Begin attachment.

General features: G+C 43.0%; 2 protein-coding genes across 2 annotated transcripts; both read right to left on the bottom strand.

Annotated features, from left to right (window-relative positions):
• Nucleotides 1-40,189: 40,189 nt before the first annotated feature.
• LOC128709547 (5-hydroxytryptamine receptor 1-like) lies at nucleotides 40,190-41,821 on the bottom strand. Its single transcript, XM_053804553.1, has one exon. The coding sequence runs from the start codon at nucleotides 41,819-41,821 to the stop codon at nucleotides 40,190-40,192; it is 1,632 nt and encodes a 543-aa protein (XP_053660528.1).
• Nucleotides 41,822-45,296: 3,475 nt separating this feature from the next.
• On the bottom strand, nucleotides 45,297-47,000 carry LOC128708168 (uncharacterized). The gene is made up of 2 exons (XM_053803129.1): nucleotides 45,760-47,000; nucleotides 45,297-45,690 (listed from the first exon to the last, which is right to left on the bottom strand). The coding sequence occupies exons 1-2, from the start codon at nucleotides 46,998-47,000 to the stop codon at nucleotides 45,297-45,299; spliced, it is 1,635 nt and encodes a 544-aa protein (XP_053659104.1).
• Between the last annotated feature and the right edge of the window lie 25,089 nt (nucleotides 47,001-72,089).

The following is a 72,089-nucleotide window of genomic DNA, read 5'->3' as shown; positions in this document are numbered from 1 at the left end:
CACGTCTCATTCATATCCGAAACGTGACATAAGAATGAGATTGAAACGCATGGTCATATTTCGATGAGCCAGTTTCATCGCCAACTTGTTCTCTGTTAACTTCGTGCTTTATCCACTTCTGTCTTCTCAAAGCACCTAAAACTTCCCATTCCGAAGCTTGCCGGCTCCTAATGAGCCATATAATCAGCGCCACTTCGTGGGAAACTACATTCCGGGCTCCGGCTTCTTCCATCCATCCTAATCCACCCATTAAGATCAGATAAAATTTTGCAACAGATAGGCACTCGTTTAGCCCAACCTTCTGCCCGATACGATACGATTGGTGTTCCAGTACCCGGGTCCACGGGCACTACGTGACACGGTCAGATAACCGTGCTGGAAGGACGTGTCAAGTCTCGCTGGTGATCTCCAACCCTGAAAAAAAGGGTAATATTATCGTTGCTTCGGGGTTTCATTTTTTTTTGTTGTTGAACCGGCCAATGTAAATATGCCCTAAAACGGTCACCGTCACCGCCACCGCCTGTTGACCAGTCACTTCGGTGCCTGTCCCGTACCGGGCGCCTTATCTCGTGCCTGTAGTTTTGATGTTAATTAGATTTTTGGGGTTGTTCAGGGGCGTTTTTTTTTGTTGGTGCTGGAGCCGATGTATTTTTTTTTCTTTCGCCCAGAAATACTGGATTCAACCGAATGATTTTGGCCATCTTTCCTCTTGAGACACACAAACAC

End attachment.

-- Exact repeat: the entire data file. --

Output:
General features: G+C 43.0%; 2 protein-coding genes across 2 annotated transcripts; both read right to left on the bottom strand.

Annotated features, from left to right (window-relative positions):
• Nucleotides 1-40,189: 40,189 nt before the first annotated feature.
• LOC128709547 (5-hydroxytryptamine receptor 1-like) lies at nucleotides 40,190-41,821 on the bottom strand. Its single transcript, XM_053804553.1, has one exon. The coding sequence runs from the start codon at nucleotides 41,819-41,821 to the stop codon at nucleotides 40,190-40,192; it is 1,632 nt and encodes a 543-aa protein (XP_053660528.1).
• Nucleotides 41,822-45,296: 3,475 nt separating this feature from the next.
• On the bottom strand, nucleotides 45,297-47,000 carry LOC128708168 (uncharacterized). The gene is made up of 2 exons (XM_053803129.1): nucleotides 45,760-47,000; nucleotides 45,297-45,690 (listed from the first exon to the last, which is right to left on the bottom strand). The coding sequence occupies exons 1-2, from the start codon at nucleotides 46,998-47,000 to the stop codon at nucleotides 45,297-45,299; spliced, it is 1,635 nt and encodes a 544-aa protein (XP_053659104.1).
• Between the last annotated feature and the right edge of the window lie 25,089 nt (nucleotides 47,001-72,089).

The following is a 72,089-nucleotide window of genomic DNA, read 5'->3' as shown; positions in this document are numbered from 1 at the left end:
CACGTCTCATTCATATCCGAAACGTGACATAAGAATGAGATTGAAACGCATGGTCATATTTCGATGAGCCAGTTTCATCGCCAACTTGTTCTCTGTTAACTTCGTGCTTTATCCACTTCTGTCTTCTCAAAGCACCTAAAACTTCCCATTCCGAAGCTTGCCGGCTCCTAATGAGCCATATAATCAGCGCCACTTCGTGGGAAACTACATTCCGGGCTCCGGCTTCTTCCATCCATCCTAATCCACCCATTAAGATCAGATAAAATTTTGCAACAGATAGGCACTCGTTTAGCCCAACCTTCTGCCCGATACGATACGATTGGTGTTCCAGTACCCGGGTCCACGGGCACTACGTGACACGGTCAGATAACCGTGCTGGAAGGACGTGTCAAGTCTCGCTGGTGATCTCCAACCCTGAAAAAAAGGGTAATATTATCGTTGCTTCGGGGTTTCATTTTTTTTTGTTGTTGAACCGGCCAATGTAAATATGCCCTAAAACGGTCACCGTCACCGCCACCGCCTGTTGACCAGTCACTTCGGTGCCTGTCCCGTACCGGGCGCCTTATCTCGTGCCTGTAGTTTTGATGTTAATTAGATTTTTGGGGTTGTTCAGGGGCGTTTTTTTTTGTTGGTGCTGGAGCCGATGTATTTTTTTTTCTTTCGCCCAGAAATACTGGATTCAACCGAATGATTTTGGCCATCTTTCCTCTTGAGACACACAAACAC